"I don't think it's the right time to resume sporting activities given the situation. Of course it involves risks. But if I am talking about shooting, then the best thing we can do is train in a batch of 5-6 athletes...," said Sanjeev Rajput, a multiple-time Commonwealth, World Cup and Asian Games medallist.
Two-time World Cup gold-winner Abhishek Verma agreed.
"This is not a great time to restart, especially in places like Delhi where the number of cases is on the rise. Maybe only the 15 quota holders can train and it need not necessarily be Delhi," he said, suggesting Bhopal as an alternate venue.
India's high performance pistol coach Samaresh Jung, who recently recovered from COVID-19 along with some members of his family, said it is not worth the risk to push for any competitive action.
"I am absolutely not in favour of resuming any sort of sporting activity at the moment. It is not a wise thought at all given the current situation," he said.
"I am aware of some athletes contracting the virus outside after some events were resumed. Given the risk involved, it's not worth it. We must wait for things to get better," he added.
The shuttlers spoke of their apprehensions and those were not limited to the fear of contracting the virus. The Badminton World Federation has come out with a revised calendar from September and they feel if training does not resume full throttle, they would be at a huge loss.
"I want to resume training and get back in shape and compete but I don't see that happening unless we have a vaccine," said former Commonwealth Games gold-medallist Parupalli Kashyap.
"...if there are no tournaments then it is still fine. But according to the BWF calender, tournaments resume from September and it will take one and a half month at least to be ready, so we have to resume training from July," added world bronze-winner B Sai Praneeth.
Star weightlifter Mirbai Chanu said athletes will have very little choice if competitions resume at the international level.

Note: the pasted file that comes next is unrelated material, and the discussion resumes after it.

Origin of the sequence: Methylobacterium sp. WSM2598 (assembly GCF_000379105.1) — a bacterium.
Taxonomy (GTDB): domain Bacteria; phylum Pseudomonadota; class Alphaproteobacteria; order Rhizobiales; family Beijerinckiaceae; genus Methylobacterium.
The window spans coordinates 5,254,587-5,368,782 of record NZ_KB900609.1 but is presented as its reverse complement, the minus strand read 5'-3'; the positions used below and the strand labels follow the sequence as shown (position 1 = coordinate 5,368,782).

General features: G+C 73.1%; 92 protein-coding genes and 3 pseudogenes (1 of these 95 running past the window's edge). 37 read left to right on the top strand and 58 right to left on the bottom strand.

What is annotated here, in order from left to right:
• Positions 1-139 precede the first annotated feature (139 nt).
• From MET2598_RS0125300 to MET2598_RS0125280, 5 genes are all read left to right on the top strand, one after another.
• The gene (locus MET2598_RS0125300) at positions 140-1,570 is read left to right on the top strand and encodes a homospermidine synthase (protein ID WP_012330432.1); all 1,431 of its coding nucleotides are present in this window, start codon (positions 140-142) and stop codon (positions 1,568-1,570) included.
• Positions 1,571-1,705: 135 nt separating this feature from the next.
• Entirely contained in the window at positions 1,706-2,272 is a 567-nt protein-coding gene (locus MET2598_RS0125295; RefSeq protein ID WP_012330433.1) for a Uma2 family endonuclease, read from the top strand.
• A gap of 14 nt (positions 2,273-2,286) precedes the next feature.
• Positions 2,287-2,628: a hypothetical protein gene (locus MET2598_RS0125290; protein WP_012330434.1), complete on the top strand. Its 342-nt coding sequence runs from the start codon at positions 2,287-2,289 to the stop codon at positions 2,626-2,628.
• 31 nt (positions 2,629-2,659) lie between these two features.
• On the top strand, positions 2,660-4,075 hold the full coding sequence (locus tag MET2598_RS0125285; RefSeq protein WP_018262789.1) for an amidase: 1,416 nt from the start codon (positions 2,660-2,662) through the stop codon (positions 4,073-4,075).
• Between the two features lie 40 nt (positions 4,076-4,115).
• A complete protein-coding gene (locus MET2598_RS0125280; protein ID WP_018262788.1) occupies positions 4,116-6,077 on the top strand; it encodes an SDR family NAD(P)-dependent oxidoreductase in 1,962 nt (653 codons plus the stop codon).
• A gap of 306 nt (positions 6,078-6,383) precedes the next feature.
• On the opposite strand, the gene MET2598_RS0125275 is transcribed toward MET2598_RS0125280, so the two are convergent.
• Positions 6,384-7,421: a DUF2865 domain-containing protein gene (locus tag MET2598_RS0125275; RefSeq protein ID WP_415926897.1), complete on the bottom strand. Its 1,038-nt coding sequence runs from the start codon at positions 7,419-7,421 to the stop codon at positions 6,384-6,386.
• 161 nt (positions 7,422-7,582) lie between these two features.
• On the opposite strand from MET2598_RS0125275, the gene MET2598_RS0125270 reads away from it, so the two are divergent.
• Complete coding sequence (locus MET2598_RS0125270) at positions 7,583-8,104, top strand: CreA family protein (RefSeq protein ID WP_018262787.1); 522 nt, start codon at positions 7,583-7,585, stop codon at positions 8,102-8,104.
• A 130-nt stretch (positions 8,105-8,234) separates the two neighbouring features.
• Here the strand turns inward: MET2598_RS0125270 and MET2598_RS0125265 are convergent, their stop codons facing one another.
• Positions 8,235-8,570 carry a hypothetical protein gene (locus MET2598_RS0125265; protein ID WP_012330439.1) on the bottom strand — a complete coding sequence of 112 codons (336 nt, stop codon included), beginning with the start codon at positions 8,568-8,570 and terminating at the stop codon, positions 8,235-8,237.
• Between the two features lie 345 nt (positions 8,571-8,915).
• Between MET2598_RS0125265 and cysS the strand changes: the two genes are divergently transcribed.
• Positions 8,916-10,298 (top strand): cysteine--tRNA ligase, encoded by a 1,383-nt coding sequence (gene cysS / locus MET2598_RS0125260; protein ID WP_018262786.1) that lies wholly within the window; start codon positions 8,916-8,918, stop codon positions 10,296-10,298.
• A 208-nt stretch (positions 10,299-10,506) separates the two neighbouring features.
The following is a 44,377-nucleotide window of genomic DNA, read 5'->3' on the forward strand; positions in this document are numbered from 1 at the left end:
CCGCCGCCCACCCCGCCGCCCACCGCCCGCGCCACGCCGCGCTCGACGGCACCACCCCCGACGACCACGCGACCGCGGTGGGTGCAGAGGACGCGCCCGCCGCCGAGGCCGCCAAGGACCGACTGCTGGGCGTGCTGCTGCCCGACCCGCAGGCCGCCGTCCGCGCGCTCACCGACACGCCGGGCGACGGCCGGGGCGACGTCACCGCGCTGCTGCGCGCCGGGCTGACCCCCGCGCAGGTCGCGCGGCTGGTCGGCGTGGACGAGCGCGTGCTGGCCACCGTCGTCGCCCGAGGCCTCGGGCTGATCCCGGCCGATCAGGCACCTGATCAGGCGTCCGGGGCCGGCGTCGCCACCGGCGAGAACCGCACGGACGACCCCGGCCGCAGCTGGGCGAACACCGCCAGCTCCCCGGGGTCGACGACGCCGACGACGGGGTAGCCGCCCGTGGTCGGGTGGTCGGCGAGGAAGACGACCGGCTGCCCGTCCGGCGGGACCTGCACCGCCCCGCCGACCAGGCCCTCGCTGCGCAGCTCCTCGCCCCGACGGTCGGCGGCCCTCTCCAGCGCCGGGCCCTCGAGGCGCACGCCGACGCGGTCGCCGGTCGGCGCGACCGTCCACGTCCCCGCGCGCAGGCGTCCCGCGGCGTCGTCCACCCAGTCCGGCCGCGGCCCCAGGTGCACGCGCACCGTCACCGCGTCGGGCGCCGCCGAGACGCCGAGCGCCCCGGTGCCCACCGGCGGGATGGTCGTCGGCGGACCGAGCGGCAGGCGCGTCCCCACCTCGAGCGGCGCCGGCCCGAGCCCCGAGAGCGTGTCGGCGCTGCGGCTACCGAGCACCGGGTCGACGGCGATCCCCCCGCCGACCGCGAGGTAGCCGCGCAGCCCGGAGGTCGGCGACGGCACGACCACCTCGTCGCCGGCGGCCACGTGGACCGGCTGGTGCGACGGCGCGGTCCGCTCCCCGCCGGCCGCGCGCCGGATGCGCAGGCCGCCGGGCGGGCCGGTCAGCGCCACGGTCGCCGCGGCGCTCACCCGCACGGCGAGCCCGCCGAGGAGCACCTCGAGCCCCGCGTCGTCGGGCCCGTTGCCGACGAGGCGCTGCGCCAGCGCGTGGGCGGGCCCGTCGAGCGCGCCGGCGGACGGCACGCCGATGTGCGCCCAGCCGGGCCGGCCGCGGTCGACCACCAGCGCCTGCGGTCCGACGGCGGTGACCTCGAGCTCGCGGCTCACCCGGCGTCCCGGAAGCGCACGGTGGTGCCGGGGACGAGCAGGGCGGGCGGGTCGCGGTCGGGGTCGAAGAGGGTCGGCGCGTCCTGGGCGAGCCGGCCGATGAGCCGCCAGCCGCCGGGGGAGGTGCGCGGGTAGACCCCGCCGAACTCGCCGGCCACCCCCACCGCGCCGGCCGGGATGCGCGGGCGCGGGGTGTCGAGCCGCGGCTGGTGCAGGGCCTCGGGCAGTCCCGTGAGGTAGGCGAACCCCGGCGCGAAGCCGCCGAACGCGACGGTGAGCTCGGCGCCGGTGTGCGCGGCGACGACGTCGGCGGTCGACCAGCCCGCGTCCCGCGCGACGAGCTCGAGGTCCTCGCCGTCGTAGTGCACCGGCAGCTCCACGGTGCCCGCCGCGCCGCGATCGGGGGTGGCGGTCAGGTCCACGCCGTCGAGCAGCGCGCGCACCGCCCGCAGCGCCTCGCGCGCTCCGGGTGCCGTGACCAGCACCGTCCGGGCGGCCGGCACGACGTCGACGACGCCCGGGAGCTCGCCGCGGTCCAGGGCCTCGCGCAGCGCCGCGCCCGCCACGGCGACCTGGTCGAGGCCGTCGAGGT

"If the IWF decides to hold a tournament we will have no option but to participate...The Olympic qualifying is at stake for a lot of us," she said, hoping that adequate safety measures will be in place for events should they resume amid the pandemic.
Former World No.1 archer Deepika Kumari said athletes also have to factor the limited time in hand they have to prepare for the Olympics next year and that could prompt them to head for the first available competition.
"Everyone wants time to prepare for the Olympics, and all are sitting at home and are concerned about getting out of form as far as outdoor games are concerned. How will we perform if we don't practice at all?" she asked.
Swimmers haven't even been able to restart training as pools remain out of bounds due to infection fears. One of the country's best right now, Srihari Natraj, said he is eager to resume but happy to wait if that's what it would take to ensure safety.
"The way the virus is spreading it's not like maintaining six feet distance would mean you won't get infected. Resumption is fine but I won't risk my safety," said the 100m backstroke national record-holder.
Chess star D Harika echoed the sentiment.
"In this pandemic, even if it gets started, there will be players who would not want to take risk...Better to pause everything for a while until it gets resolved," she asserted.